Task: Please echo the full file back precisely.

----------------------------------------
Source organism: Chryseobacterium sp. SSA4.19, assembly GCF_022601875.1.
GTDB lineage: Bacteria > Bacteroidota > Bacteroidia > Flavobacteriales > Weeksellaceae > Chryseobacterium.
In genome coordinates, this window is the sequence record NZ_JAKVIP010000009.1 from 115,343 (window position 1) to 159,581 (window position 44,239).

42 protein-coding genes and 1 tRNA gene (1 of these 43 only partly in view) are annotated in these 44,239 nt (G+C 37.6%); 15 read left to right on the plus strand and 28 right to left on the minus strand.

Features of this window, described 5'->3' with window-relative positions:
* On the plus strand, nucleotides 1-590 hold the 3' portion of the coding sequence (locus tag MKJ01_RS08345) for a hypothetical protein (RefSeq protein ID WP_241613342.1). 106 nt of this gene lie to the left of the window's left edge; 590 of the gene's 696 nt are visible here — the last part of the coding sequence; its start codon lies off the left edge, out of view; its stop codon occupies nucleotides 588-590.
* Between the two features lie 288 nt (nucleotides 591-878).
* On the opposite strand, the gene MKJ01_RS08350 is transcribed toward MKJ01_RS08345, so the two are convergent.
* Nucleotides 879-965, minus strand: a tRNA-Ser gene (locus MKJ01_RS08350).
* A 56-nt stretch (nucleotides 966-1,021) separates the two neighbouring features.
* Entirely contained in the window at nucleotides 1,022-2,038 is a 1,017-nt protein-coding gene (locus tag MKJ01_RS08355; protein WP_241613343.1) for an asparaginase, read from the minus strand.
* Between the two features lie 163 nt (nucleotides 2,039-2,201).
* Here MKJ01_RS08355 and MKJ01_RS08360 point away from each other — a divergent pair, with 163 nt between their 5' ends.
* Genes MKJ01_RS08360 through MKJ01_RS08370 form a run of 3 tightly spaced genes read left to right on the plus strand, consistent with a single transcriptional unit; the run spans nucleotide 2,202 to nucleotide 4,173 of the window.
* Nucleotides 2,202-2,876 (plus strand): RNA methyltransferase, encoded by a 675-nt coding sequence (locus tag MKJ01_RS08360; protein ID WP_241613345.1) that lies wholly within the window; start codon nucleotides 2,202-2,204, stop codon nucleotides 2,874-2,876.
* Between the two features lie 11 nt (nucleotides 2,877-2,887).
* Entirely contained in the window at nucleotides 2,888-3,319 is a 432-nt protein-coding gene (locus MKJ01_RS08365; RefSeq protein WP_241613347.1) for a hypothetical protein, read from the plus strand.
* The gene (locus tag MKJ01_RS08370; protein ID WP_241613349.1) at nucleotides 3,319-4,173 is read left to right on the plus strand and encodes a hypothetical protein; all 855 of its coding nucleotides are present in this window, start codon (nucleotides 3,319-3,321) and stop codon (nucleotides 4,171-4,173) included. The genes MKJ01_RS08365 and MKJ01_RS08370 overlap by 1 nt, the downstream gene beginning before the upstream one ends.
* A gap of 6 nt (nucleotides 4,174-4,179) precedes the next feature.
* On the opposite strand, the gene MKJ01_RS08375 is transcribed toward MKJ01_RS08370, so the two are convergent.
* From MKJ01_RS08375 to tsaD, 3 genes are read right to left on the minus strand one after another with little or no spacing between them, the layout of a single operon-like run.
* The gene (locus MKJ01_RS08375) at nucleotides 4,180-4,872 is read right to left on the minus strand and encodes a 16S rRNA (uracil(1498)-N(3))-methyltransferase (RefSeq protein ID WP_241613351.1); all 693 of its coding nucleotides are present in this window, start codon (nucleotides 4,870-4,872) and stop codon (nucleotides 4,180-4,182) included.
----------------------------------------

Source organism: Chryseobacterium sp. SSA4.19, assembly GCF_022601875.1.
GTDB lineage: Bacteria > Bacteroidota > Bacteroidia > Flavobacteriales > Weeksellaceae > Chryseobacterium.
In genome coordinates, this window is the sequence record NZ_JAKVIP010000009.1 from 115,343 (window position 1) to 159,581 (window position 44,239).

42 protein-coding genes and 1 tRNA gene (1 of these 43 only partly in view) are annotated in these 44,239 nt (G+C 37.6%); 15 read left to right on the plus strand and 28 right to left on the minus strand.

Features of this window, described 5'->3' with window-relative positions:
* On the plus strand, nucleotides 1-590 hold the 3' portion of the coding sequence (locus tag MKJ01_RS08345) for a hypothetical protein (RefSeq protein ID WP_241613342.1). 106 nt of this gene lie to the left of the window's left edge; 590 of the gene's 696 nt are visible here — the last part of the coding sequence; its start codon lies off the left edge, out of view; its stop codon occupies nucleotides 588-590.
* Between the two features lie 288 nt (nucleotides 591-878).
* On the opposite strand, the gene MKJ01_RS08350 is transcribed toward MKJ01_RS08345, so the two are convergent.
* Nucleotides 879-965, minus strand: a tRNA-Ser gene (locus MKJ01_RS08350).
* A 56-nt stretch (nucleotides 966-1,021) separates the two neighbouring features.
* Entirely contained in the window at nucleotides 1,022-2,038 is a 1,017-nt protein-coding gene (locus tag MKJ01_RS08355; protein WP_241613343.1) for an asparaginase, read from the minus strand.
* Between the two features lie 163 nt (nucleotides 2,039-2,201).
* Here MKJ01_RS08355 and MKJ01_RS08360 point away from each other — a divergent pair, with 163 nt between their 5' ends.
* Genes MKJ01_RS08360 through MKJ01_RS08370 form a run of 3 tightly spaced genes read left to right on the plus strand, consistent with a single transcriptional unit; the run spans nucleotide 2,202 to nucleotide 4,173 of the window.
* Nucleotides 2,202-2,876 (plus strand): RNA methyltransferase, encoded by a 675-nt coding sequence (locus tag MKJ01_RS08360; protein ID WP_241613345.1) that lies wholly within the window; start codon nucleotides 2,202-2,204, stop codon nucleotides 2,874-2,876.
* Between the two features lie 11 nt (nucleotides 2,877-2,887).
* Entirely contained in the window at nucleotides 2,888-3,319 is a 432-nt protein-coding gene (locus MKJ01_RS08365; RefSeq protein WP_241613347.1) for a hypothetical protein, read from the plus strand.
* The gene (locus tag MKJ01_RS08370; protein ID WP_241613349.1) at nucleotides 3,319-4,173 is read left to right on the plus strand and encodes a hypothetical protein; all 855 of its coding nucleotides are present in this window, start codon (nucleotides 3,319-3,321) and stop codon (nucleotides 4,171-4,173) included. The genes MKJ01_RS08365 and MKJ01_RS08370 overlap by 1 nt, the downstream gene beginning before the upstream one ends.
* A gap of 6 nt (nucleotides 4,174-4,179) precedes the next feature.
* On the opposite strand, the gene MKJ01_RS08375 is transcribed toward MKJ01_RS08370, so the two are convergent.
* From MKJ01_RS08375 to tsaD, 3 genes are read right to left on the minus strand one after another with little or no spacing between them, the layout of a single operon-like run.
* The gene (locus MKJ01_RS08375) at nucleotides 4,180-4,872 is read right to left on the minus strand and encodes a 16S rRNA (uracil(1498)-N(3))-methyltransferase (RefSeq protein ID WP_241613351.1); all 693 of its coding nucleotides are present in this window, start codon (nucleotides 4,870-4,872) and stop codon (nucleotides 4,180-4,182) included.